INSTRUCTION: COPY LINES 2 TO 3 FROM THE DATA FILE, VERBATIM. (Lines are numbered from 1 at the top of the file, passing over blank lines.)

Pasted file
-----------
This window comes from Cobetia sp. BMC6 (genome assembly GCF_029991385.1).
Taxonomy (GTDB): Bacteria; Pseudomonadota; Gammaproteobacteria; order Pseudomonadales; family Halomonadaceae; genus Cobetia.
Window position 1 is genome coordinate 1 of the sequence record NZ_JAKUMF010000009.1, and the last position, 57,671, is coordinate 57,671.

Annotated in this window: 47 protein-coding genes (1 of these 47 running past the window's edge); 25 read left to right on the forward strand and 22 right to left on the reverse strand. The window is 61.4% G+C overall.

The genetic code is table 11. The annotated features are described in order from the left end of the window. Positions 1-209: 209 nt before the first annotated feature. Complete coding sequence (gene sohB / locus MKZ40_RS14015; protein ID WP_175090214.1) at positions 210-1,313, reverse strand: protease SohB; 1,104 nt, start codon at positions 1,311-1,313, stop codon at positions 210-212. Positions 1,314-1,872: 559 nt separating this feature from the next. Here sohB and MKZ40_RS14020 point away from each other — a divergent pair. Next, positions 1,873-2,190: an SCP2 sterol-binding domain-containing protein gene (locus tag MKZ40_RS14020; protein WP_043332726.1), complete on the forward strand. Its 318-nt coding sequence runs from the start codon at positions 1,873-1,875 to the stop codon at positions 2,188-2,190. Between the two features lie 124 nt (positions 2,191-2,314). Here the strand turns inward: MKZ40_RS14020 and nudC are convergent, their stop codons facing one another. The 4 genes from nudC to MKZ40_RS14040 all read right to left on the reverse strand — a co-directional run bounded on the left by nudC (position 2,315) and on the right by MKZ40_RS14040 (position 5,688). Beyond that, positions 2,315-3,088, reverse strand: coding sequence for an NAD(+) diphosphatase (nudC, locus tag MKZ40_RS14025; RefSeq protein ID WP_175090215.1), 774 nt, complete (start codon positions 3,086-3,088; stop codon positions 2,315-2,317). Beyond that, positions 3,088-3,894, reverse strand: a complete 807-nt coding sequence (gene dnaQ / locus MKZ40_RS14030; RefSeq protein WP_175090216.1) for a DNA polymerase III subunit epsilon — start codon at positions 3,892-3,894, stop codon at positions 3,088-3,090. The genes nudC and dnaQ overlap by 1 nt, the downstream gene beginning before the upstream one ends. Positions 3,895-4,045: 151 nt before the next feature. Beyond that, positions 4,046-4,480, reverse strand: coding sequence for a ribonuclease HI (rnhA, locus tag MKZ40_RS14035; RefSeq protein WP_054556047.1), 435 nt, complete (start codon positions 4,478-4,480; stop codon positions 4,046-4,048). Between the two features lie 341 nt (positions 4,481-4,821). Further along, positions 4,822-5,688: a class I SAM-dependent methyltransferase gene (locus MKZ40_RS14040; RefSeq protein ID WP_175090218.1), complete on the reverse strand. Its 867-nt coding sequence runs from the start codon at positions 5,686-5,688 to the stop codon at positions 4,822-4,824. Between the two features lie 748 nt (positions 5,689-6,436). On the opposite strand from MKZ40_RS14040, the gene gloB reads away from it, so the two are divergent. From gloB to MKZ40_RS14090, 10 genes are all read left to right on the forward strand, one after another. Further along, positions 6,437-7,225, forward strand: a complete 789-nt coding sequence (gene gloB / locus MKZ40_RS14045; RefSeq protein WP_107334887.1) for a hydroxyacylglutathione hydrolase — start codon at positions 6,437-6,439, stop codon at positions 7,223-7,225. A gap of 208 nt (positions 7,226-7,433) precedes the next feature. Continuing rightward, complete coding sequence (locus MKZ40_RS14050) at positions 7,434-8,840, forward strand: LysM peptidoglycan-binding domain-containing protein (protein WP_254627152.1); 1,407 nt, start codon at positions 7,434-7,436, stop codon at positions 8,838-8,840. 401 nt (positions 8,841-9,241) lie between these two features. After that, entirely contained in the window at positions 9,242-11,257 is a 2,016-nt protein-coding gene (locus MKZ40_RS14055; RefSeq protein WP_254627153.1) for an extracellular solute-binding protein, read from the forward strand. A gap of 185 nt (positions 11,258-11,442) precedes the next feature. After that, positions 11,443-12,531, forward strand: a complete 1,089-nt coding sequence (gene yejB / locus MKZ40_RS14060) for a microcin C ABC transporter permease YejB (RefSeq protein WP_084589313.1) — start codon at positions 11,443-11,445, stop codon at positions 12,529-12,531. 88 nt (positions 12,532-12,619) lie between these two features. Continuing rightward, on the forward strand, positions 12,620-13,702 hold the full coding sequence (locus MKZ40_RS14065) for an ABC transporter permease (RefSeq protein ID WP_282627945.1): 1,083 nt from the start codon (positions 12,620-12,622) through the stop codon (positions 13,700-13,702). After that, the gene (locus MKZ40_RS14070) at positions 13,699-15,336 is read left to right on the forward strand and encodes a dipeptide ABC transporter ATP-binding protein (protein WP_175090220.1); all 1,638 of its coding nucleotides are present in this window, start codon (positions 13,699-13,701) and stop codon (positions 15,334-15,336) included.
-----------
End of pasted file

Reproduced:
Taxonomy (GTDB): Bacteria; Pseudomonadota; Gammaproteobacteria; order Pseudomonadales; family Halomonadaceae; genus Cobetia.
Window position 1 is genome coordinate 1 of the sequence record NZ_JAKUMF010000009.1, and the last position, 57,671, is coordinate 57,671.